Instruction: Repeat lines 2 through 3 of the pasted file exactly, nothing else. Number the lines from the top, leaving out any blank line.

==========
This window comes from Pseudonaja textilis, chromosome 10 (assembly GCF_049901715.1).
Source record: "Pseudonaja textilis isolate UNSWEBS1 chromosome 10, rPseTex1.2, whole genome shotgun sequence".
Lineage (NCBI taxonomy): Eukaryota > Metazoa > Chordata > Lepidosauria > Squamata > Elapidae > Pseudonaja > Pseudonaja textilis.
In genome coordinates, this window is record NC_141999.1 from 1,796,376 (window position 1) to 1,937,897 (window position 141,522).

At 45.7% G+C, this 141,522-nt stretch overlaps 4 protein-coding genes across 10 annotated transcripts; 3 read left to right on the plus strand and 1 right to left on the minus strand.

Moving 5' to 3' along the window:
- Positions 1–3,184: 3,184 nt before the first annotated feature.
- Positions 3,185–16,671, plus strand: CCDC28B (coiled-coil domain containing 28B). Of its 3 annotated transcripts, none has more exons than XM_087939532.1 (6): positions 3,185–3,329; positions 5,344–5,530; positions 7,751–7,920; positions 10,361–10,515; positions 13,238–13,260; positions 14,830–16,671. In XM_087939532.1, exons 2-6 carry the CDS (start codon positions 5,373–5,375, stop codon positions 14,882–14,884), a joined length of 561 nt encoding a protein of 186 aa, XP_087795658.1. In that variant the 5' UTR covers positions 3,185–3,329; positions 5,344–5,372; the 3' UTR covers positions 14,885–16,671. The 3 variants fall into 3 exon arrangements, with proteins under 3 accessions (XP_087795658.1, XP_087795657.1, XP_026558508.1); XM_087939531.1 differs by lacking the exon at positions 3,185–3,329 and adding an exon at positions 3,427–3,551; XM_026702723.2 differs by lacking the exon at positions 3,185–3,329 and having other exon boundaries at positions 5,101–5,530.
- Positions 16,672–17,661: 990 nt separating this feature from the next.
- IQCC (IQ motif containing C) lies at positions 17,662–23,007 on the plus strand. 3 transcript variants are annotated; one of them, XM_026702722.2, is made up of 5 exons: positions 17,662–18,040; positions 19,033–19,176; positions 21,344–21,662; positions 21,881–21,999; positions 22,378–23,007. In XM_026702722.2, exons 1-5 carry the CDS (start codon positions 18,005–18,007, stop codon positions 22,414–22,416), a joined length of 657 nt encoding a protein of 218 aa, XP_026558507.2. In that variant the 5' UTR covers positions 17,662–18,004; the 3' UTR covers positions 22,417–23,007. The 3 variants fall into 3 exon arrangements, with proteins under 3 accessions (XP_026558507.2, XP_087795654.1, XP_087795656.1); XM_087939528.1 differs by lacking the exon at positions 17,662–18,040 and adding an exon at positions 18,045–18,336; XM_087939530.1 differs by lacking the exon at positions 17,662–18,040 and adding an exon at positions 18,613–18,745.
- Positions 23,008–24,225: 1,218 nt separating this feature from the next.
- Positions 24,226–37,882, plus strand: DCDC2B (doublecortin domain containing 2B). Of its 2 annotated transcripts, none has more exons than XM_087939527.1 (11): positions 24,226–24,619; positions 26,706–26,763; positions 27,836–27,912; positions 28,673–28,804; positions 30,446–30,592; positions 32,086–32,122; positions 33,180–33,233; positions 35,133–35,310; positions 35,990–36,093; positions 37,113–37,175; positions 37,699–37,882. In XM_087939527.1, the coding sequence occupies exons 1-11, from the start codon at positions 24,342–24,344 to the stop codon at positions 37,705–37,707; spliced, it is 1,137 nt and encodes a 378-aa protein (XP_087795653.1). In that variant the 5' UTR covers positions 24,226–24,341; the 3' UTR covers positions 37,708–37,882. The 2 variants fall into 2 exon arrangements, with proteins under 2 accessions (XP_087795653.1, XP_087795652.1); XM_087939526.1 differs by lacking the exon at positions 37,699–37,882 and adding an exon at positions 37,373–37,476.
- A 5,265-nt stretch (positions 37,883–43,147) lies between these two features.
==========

Source record: "Pseudonaja textilis isolate UNSWEBS1 chromosome 10, rPseTex1.2, whole genome shotgun sequence".
Lineage (NCBI taxonomy): Eukaryota > Metazoa > Chordata > Lepidosauria > Squamata > Elapidae > Pseudonaja > Pseudonaja textilis.